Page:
Farm with nature

Farm to fork

Be part of the solution

Too often, increasing agricultural production has been to the detriment of the environment in terms of biodiversity, soil health, air and water quality. Farmers are responsible for more than 70% of land across the UK, demonstrating the key role that farms play not only in our food production but also in reversing our wildlife declines and reducing carbon emissions.

While keeping a close eye on productivity and national competitiveness, nature-friendly farming is increasingly seen by the farming community as critical in building a secure, sustainable food system.

For example, low levels of fertiliser can produce high crop yields if supplemented by practices that support farmland ecosystems – such as growing a greater range of crops; growing plants such as beans or clover that enhance soil fertility; and adding organic matter in the form of manure, compost, or cuttings. Adopting some or all of these approaches could reduce fertiliser use, helping to buffer farmers against spiralling fertiliser costs and consumers against the resulting increase in food prices.

Whitehall Farm in Cambridgeshire practices ‘agroforestry’, a different nature-based farming approach, that involves deliberately planting productive trees in strips among arable crops. This practice delivers a multitude of benefits for both the farm and nature. Foremost, it enhances farm productivity. But it also improves soil health and water flow, supports more wildlife and contributes to climate change mitigation. Designed properly, agroforestry avoids the potential trade-offs in many modern farming systems between food production and ‘public goods’ such as clean air. But agroforestry has yet to realise its full potential with only 3% of UK farmed area currently taking this innovative land management approach.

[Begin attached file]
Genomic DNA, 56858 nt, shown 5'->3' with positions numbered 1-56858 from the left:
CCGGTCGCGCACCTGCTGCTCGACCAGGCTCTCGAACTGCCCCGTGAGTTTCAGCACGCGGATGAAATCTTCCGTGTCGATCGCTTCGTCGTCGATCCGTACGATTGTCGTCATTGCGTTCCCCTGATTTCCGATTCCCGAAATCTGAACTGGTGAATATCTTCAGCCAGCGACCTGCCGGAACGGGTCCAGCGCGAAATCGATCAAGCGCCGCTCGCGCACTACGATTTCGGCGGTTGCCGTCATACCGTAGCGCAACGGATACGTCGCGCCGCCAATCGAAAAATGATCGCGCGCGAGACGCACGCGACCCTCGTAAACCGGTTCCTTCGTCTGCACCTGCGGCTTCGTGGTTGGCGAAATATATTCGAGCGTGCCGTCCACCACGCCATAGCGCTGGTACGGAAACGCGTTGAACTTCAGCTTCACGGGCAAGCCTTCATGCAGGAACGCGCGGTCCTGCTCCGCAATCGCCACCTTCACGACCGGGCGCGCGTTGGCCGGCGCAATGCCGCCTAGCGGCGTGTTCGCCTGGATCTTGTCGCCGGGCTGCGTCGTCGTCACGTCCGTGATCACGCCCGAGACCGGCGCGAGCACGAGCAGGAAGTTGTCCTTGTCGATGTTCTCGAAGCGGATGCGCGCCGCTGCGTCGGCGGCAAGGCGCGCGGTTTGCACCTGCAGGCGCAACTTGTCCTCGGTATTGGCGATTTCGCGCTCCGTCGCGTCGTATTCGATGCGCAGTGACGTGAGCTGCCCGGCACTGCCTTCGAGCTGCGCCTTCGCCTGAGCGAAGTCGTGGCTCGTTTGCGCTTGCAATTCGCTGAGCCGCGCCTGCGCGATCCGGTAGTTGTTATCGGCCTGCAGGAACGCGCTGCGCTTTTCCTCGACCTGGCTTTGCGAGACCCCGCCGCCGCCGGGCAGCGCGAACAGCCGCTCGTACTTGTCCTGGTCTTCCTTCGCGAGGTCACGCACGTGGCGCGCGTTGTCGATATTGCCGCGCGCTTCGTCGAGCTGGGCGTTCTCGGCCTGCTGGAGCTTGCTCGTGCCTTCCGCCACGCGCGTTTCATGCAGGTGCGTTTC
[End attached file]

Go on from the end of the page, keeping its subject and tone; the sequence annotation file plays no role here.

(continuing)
From an economic point of view, there can also be benefits from managing field margins and corners for wildlife. Making use of less productive parts of a field by maintaining a network of grassland or wildflower margins provides an essential habitat for welcome pollinators and insects which feed on crop pests, as well as offering connectivity across the landscape for wildlife to move through it.

Are you a member of the farming community and keen to farm your land in the most sustainable and efficient way possible? You could become part of the solution and help nature-friendly farming become mainstream.